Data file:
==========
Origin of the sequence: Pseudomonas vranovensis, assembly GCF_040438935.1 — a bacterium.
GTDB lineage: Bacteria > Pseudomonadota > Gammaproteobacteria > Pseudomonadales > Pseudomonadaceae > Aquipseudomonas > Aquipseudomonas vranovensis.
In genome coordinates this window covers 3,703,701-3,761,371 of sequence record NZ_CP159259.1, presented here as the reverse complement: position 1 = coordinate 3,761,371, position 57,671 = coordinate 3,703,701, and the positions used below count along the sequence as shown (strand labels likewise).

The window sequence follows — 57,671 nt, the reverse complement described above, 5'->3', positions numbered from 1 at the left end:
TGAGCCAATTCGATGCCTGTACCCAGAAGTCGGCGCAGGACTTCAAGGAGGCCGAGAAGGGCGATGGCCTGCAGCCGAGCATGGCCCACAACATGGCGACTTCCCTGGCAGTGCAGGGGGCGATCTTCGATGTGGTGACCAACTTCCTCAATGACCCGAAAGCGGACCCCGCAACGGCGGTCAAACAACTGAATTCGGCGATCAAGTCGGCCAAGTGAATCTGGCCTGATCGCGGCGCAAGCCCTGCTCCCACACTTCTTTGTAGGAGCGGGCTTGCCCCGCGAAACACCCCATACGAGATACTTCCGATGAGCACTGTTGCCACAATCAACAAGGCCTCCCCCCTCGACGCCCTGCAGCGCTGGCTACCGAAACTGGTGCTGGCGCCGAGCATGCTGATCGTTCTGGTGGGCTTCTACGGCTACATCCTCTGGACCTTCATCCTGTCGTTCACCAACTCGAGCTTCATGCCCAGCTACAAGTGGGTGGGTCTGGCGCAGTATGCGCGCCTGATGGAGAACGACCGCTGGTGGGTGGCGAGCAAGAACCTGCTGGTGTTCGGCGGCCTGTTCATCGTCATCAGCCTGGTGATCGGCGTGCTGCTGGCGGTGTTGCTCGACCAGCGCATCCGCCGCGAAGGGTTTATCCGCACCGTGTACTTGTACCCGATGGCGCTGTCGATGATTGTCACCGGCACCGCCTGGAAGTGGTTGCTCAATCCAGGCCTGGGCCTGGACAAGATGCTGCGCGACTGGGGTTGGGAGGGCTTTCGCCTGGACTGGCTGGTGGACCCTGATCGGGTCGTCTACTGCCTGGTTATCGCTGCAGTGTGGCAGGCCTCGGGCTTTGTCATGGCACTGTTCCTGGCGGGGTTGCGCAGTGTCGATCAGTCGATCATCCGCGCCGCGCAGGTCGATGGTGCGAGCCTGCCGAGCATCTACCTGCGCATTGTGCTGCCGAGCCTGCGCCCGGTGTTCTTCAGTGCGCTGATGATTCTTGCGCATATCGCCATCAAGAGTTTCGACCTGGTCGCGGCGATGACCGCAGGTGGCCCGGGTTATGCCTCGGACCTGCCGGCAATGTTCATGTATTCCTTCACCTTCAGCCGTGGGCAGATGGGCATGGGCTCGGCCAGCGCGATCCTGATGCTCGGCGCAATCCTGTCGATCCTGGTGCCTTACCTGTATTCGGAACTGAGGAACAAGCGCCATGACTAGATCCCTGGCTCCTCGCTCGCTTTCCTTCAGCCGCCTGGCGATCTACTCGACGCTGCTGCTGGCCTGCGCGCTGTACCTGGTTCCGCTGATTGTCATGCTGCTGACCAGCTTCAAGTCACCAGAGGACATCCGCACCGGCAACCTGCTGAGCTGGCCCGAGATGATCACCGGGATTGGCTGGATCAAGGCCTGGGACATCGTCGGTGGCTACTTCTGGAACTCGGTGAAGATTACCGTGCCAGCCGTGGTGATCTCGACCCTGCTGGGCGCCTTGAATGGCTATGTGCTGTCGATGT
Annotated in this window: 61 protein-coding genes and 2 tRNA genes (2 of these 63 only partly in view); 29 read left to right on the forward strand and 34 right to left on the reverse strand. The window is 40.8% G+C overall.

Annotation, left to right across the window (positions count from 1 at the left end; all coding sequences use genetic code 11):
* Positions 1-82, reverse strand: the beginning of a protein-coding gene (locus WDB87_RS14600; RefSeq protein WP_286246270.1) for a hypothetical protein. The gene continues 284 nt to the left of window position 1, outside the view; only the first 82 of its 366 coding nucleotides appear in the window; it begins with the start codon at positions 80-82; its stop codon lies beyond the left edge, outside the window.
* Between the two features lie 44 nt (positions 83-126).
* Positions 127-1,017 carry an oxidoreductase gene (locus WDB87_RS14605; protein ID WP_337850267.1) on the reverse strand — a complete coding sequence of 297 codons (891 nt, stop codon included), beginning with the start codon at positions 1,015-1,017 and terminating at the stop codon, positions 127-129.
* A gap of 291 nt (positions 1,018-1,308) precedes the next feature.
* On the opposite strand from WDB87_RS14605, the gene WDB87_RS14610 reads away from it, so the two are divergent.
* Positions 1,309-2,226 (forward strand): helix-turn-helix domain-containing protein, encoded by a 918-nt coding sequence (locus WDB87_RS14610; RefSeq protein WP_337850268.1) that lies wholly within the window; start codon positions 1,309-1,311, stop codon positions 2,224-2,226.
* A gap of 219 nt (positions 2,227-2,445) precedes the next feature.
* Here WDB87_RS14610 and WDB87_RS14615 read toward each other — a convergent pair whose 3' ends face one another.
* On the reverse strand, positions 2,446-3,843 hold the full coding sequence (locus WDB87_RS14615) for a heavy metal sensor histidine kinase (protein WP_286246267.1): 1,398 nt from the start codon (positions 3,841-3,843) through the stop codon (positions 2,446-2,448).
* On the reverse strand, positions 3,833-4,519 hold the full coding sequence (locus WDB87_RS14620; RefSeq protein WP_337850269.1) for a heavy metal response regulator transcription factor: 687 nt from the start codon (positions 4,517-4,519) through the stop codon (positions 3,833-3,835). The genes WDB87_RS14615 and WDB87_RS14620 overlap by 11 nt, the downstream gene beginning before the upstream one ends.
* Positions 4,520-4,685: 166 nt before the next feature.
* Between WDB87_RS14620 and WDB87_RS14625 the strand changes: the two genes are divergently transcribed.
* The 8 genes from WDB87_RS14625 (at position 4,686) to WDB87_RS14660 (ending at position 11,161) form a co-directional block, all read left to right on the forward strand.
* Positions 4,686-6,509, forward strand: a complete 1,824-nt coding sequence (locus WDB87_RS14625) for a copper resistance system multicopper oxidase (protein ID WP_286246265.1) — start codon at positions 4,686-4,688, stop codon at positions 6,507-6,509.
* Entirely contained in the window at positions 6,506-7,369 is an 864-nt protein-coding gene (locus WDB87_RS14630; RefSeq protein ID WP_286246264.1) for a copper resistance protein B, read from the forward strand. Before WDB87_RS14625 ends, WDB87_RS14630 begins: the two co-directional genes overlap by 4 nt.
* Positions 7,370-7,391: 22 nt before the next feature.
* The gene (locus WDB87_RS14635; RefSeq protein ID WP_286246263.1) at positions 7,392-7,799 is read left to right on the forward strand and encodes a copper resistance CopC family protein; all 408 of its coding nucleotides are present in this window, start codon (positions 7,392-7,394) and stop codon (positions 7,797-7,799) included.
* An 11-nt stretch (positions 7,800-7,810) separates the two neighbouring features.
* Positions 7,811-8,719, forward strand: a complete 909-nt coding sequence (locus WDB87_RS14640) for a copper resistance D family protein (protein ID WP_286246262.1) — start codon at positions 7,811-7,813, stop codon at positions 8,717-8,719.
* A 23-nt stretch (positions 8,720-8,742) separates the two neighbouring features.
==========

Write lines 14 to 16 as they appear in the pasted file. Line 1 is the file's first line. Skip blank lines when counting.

* A gap of 219 nt (positions 2,227-2,445) precedes the next feature.
* Here WDB87_RS14610 and WDB87_RS14615 read toward each other — a convergent pair whose 3' ends face one another.
* On the reverse strand, positions 2,446-3,843 hold the full coding sequence (locus WDB87_RS14615) for a heavy metal sensor histidine kinase (protein WP_286246267.1): 1,398 nt from the start codon (positions 3,841-3,843) through the stop codon (positions 2,446-2,448).